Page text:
Jeffco Schools Pivot — Expand Grab and Go Food Program, Arvada Press [pdf]
In late December, COPA leaders celebrated the unanimous decision by the Monterey County Board of Supervisors to invest nearly $5 million in a six-month Community Outreach & Education pilot program targeting neighborhoods hardest hit by COVID-19. This program will hire 100 community health workers -- trusted people from community-based organizations -- starting January 1, 2021. These trained workers will help educate families, as well as connect people who test positive with needed services, including temporary housing for quarantine or isolation, cash assistance, food, medical care and information about employment rights. Workers will target the hardest hit Census tracts.
The program proposal, created by COPA’s “Breaking the Chain” team, was based on more than 2,000 conversations with Monterey County families impacted by COVID-19, and is similar to other programs in California. In the midst of the pandemic, leaders from COPA’s 28 member institutions launched a listening campaign in which they heard stories about the need for rental assistance; access to testing, tracing, and supported isolation; and access to education and distance learning resources.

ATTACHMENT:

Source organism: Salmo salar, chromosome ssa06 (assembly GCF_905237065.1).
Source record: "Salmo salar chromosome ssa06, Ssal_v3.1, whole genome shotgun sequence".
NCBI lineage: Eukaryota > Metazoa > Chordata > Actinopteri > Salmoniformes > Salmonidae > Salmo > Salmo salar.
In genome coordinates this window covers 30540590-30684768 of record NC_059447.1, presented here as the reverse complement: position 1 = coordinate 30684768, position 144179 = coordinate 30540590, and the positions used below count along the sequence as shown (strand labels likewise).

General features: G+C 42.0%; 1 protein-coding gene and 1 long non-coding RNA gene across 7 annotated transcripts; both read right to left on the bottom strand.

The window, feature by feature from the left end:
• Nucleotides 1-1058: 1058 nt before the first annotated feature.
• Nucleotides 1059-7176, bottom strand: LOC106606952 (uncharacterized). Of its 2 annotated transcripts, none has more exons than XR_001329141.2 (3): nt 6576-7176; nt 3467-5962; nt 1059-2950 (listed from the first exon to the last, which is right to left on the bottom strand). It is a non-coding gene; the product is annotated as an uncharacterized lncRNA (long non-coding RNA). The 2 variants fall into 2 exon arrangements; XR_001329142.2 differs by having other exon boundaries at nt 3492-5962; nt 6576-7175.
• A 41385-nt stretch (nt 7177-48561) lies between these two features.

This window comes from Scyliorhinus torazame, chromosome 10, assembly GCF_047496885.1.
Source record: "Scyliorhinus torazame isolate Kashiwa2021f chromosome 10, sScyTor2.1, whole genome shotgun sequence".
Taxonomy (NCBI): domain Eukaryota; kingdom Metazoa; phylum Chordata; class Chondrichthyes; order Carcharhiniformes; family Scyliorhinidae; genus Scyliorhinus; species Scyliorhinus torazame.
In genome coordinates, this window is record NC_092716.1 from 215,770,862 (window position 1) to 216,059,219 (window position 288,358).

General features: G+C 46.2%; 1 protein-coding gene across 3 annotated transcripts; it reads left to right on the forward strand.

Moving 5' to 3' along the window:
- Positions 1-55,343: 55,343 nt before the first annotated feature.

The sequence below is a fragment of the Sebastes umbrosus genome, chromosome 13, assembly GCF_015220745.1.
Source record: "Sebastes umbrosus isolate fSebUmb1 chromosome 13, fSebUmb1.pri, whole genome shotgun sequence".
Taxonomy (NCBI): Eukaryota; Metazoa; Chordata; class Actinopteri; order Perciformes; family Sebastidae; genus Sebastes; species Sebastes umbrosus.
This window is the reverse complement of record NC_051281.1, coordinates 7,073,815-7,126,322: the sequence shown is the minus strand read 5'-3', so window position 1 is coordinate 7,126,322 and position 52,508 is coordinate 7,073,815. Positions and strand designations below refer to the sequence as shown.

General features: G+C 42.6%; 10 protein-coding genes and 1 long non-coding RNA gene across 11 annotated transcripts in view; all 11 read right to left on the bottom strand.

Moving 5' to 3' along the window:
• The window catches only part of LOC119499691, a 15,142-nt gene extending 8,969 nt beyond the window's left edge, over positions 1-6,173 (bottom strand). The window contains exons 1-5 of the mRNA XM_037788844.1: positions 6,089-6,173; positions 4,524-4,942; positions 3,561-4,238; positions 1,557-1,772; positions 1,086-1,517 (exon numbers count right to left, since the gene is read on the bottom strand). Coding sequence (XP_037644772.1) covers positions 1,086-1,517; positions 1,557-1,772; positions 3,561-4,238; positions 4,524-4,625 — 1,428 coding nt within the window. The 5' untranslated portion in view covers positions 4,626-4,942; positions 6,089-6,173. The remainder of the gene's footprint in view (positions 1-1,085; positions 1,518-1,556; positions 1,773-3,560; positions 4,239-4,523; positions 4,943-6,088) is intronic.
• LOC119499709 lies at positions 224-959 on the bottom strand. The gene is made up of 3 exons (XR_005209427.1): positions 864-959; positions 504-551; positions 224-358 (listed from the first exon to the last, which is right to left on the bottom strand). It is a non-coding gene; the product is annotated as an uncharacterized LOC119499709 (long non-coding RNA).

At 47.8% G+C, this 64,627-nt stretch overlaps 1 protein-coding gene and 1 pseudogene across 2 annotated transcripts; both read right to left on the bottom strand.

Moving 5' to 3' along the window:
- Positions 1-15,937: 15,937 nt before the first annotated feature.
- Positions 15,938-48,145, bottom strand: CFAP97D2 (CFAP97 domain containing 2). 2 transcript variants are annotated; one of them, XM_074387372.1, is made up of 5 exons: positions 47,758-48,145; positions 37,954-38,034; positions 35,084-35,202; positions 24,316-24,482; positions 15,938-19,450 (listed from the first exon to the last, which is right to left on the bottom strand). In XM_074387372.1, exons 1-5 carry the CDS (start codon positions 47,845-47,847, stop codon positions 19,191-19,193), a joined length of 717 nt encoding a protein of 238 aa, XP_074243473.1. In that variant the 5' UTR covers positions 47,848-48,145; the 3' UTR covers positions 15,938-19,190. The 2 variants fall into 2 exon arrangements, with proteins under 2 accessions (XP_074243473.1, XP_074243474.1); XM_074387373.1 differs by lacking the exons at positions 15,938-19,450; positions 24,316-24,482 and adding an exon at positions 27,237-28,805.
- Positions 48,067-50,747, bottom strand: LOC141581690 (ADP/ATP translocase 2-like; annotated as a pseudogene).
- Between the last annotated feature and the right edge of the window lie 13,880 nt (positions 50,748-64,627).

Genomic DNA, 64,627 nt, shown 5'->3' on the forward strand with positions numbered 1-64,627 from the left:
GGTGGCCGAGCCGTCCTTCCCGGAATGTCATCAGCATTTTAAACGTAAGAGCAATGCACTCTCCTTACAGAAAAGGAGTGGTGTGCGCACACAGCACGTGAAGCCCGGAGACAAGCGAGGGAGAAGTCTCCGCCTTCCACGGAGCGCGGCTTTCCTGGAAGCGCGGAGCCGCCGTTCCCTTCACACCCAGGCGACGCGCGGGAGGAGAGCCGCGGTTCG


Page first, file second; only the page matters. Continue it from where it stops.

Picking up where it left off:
Allies spoke in support of the proposal including Building Healthy Communities, Center for Community Advocacy, California Rural Legal Assistance, the Monterey County Farm Bureau, Catholic Diocese of Monterey and the Hospitality Industry Association.
Arizona Interfaith Network Leverages Hundreds of Millions of Dollars for Arizona Schools in Passage of Prop 208
Through an intense mobilization campaign that engaged voters across the state, Valley Interfaith Project, with Pima County Interfaith, Northern Arizona Interfaith Council and a coalition of education allies, leveraged passage of Prop 208 which will restore millions of dollars to K-12 education funding.
[Excerpts from Jewish News below]